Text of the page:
Sleepwalking usually occurs early in the night — often one to two hours after falling asleep. It's unlikely to occur during naps. A sleepwalking episode can occur rarely or often, and an episode generally lasts several minutes, but can last longer.
Someone who is sleepwalking may:
- Get out of bed and walk around
- Sit up in bed and open his or her eyes
- Have a glazed, glassy-eyed expression
- Not respond or communicate with others
- Be difficult to wake up during an episode
- Be disoriented or confused for a short time after being awakened
- Not remember the episode in the morning
- Have problems functioning during the day because of disturbed sleep
- Have sleep terrors in addition to sleepwalking
Sometimes, a person who is sleepwalking will:
- Do routine activities, such as getting dressed, talking or eating
- Leave the house
- Drive a car
- Engage in unusual behavior, such as urinating in a closet
- Engage in sexual activity without awareness
- Get injured, for example, by falling down the stairs or jumping out a window
- Become violent during the period of brief confusion immediately after waking or, occasionally, during sleepwalking
When to see a doctor
Occasional episodes of sleepwalking aren't usually a cause for concern and typically resolve on their own. You can simply mention the sleepwalking at a routine physical or well-child exam. However, consult your doctor if the sleepwalking episodes:
- Occur often — for example, more than one to two times a week or several times a night
- Lead to dangerous behavior or injury to the person who sleepwalks or to others
- Cause significant sleep disruption to household members or the person who sleepwalks
- Result in daytime symptoms of excessive sleepiness or problems functioning
- Start for the first time as an adult
- Continue into your child's teen years
Sleepwalking is classified as a parasomnia — an undesirable behavior or experience during sleep. Sleepwalking is a disorder of arousal, meaning it occurs during N3 sleep, the deepest stage of non-rapid eye movement (NREM) sleep. Another NREM disorder is sleep terrors, which can occur together with sleepwalking.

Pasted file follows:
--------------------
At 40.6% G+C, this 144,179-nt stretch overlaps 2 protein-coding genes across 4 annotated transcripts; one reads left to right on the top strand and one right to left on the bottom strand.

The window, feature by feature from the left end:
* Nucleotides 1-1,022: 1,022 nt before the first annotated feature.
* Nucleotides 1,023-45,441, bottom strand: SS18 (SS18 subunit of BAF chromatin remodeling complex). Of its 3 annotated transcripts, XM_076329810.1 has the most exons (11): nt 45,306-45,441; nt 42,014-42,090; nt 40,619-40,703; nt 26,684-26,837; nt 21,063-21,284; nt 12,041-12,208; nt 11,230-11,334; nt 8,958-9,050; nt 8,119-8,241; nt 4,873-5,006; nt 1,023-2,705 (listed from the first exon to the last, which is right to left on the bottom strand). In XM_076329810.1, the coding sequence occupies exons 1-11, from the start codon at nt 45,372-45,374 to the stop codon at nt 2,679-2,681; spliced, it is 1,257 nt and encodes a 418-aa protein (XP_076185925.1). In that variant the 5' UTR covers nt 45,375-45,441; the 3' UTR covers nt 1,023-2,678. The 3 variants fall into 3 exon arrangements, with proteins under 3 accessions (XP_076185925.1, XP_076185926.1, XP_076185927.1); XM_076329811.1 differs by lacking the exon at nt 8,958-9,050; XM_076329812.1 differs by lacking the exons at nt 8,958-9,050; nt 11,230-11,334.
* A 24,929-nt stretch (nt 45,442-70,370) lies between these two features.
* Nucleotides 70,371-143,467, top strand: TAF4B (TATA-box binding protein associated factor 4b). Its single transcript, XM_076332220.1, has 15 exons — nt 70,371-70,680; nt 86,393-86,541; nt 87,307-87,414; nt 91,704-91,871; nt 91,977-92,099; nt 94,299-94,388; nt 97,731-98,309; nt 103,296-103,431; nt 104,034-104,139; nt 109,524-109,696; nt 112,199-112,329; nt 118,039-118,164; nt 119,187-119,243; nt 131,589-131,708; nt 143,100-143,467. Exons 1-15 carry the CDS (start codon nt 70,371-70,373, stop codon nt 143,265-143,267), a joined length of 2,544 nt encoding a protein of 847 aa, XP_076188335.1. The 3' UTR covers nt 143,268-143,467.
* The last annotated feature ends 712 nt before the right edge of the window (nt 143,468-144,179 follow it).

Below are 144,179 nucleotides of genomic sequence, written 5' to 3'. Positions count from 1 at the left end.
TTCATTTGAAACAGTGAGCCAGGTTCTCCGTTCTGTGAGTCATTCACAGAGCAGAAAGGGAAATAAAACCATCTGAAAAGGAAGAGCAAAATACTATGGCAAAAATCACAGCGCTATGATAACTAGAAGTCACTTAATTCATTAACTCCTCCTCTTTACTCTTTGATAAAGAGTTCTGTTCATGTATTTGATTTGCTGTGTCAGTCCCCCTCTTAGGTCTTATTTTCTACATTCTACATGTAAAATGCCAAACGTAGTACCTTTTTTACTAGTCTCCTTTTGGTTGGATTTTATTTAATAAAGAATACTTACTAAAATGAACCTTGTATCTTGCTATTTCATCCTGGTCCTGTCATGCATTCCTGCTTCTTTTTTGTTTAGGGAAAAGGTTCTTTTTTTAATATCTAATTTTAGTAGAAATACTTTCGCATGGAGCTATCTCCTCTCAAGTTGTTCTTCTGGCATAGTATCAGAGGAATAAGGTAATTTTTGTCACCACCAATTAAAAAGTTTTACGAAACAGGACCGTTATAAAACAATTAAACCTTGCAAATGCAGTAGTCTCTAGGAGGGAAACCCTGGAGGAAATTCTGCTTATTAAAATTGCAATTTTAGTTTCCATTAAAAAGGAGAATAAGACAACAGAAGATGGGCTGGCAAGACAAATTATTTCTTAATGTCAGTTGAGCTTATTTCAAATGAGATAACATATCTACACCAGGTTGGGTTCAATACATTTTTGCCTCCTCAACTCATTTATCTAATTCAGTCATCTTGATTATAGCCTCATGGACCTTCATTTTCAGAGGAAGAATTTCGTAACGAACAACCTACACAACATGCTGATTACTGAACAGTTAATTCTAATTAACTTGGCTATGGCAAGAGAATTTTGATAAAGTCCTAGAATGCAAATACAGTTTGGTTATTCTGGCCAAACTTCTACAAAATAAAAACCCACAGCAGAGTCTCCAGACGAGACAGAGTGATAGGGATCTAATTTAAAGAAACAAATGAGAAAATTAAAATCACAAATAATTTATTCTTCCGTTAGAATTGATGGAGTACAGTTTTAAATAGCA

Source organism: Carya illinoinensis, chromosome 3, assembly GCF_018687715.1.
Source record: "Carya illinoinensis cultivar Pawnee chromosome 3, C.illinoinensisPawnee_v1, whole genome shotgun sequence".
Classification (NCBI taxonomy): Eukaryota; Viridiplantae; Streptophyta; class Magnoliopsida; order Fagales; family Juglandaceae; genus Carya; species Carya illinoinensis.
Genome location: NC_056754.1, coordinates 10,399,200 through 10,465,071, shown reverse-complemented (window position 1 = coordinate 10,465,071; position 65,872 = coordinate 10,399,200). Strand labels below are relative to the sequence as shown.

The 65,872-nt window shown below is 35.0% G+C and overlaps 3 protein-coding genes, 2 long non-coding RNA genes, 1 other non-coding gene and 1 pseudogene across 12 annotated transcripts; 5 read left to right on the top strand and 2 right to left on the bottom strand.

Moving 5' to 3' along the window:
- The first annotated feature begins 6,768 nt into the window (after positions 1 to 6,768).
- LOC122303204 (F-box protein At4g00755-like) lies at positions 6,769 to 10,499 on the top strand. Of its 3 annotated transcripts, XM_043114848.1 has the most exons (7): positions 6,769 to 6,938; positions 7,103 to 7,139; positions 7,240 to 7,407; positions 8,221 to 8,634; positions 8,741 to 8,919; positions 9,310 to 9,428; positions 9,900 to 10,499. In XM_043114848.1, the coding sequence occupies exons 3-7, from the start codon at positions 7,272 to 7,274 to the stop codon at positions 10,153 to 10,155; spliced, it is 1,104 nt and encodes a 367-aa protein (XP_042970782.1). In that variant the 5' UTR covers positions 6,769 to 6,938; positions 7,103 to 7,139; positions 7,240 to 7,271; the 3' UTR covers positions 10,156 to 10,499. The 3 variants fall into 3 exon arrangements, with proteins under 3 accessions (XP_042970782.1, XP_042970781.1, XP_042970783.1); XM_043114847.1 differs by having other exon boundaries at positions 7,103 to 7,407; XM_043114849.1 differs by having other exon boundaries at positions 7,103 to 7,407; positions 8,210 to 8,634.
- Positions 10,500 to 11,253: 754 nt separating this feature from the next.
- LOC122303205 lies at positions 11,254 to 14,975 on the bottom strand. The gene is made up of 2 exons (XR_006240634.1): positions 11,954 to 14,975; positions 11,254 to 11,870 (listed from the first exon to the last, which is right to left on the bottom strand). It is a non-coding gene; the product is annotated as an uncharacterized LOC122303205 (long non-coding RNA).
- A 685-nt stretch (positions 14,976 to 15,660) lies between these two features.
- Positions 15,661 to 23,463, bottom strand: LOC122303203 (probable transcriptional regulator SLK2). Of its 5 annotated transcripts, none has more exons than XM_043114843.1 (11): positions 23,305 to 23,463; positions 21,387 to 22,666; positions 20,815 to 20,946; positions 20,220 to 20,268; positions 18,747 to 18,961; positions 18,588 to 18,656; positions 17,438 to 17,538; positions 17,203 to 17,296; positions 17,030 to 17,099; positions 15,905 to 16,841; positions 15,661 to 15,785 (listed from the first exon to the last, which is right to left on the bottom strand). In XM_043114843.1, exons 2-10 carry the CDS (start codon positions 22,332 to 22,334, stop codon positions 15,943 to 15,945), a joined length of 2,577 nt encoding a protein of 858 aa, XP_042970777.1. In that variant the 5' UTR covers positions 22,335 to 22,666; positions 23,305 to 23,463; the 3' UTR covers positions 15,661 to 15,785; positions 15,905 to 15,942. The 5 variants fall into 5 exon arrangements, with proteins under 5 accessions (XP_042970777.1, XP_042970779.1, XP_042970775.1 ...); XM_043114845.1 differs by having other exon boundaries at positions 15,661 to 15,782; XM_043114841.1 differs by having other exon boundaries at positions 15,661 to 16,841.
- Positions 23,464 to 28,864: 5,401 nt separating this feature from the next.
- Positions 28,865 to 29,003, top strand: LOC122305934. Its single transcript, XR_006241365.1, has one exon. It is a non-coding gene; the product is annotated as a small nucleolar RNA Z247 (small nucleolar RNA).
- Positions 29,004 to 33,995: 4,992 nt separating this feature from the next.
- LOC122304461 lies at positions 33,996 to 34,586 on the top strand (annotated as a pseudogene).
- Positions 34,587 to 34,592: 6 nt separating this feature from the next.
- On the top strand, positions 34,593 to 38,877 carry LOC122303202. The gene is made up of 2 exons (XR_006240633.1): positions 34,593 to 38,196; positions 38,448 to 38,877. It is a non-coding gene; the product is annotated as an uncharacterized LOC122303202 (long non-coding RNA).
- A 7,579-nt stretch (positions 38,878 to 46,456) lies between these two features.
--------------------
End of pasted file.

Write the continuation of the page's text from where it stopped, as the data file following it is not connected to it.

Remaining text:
Many factors can contribute to sleepwalking, including:
- Sleep deprivation
- Sleep schedule disruptions, travel or sleep interruptions
Sometimes sleepwalking can by triggered by underlying conditions that interfere with sleep, such as:
- Sleep-disordered breathing — a group of disorders featuring abnormal breathing patterns during sleep (for example, obstructive sleep apnea)
- Taking certain medications, such as hypnotics, sedatives or certain medications used for psychiatric disorders
- Substance use, such as alcohol
- Restless legs syndrome
- Gastroesophageal reflux disease (GERD)
Factors that may increase the risk of sleepwalking include:
- Genetics. Sleepwalking appears to run in families. It's more common if you have one parent who has a history of sleepwalking, and much more common if both parents have a history of the disorder.
- Age. Sleepwalking occurs more often in children than adults, and onset in adulthood is more likely related to other underlying conditions.
Sleepwalking itself isn't necessarily a concern, but a person who sleepwalks can:
- Hurt themselves — especially if they walk near furniture or stairs, wander outdoors, drive a car or eat something inappropriate during a sleepwalking episode
- Experience prolonged sleep disruption, which can lead to excessive daytime sleepiness and possible school or behavior issues
- Be embarrassed or experience problems with social relationships
- Disturb others' sleep
- Rarely, injure someone else nearby
July 21, 2017
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